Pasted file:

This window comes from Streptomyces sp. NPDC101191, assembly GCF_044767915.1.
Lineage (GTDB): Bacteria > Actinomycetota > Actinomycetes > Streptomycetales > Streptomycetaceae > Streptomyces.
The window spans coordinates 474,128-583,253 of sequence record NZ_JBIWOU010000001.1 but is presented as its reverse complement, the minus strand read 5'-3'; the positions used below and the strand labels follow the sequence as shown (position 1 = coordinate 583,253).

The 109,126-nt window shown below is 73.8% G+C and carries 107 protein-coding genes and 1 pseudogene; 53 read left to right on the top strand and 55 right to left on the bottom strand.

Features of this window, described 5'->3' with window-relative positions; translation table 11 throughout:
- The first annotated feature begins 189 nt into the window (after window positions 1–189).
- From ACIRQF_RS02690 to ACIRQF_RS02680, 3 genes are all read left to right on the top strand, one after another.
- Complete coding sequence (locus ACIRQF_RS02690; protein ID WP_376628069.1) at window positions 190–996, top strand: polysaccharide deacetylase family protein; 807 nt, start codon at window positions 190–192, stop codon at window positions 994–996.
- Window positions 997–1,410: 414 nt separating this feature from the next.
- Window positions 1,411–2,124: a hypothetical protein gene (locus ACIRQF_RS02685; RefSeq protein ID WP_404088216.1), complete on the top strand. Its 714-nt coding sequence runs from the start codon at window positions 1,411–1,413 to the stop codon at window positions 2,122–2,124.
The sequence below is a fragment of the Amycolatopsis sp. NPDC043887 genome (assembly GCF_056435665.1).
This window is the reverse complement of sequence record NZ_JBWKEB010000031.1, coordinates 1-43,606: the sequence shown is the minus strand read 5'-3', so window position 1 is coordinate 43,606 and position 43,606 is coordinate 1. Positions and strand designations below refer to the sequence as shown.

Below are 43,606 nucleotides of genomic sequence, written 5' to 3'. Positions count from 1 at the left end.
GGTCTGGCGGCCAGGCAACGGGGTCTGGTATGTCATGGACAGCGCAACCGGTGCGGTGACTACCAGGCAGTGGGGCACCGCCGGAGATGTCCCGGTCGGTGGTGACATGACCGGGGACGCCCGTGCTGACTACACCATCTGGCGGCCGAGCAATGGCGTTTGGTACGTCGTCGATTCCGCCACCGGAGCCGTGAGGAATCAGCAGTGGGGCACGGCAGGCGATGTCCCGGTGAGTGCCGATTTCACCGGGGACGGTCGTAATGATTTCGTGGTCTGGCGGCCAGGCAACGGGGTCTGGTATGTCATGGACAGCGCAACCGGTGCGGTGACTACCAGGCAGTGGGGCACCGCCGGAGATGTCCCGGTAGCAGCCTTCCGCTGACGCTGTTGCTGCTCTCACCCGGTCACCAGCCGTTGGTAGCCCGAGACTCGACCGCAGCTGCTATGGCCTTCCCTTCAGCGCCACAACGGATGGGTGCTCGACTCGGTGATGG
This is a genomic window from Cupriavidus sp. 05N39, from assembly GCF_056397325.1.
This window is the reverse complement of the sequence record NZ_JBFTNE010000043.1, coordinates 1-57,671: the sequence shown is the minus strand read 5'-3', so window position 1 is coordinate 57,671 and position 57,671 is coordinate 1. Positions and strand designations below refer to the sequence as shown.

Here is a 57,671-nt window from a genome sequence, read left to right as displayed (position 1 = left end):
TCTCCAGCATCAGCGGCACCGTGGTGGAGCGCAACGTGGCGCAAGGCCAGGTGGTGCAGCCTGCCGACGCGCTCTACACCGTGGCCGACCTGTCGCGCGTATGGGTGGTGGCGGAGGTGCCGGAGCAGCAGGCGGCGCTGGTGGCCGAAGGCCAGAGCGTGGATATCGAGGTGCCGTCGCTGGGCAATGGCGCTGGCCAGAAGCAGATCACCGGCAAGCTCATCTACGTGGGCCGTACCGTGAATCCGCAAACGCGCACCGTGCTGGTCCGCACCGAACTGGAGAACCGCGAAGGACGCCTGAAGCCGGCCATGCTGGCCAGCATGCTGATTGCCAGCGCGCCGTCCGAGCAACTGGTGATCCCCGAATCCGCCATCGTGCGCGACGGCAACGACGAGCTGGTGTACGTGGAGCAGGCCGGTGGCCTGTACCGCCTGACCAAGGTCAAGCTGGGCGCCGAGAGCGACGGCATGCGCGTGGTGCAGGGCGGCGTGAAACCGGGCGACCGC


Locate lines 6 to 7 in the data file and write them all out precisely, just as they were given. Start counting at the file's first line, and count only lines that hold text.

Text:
- The first annotated feature begins 189 nt into the window (after window positions 1–189).
- From ACIRQF_RS02690 to ACIRQF_RS02680, 3 genes are all read left to right on the top strand, one after another.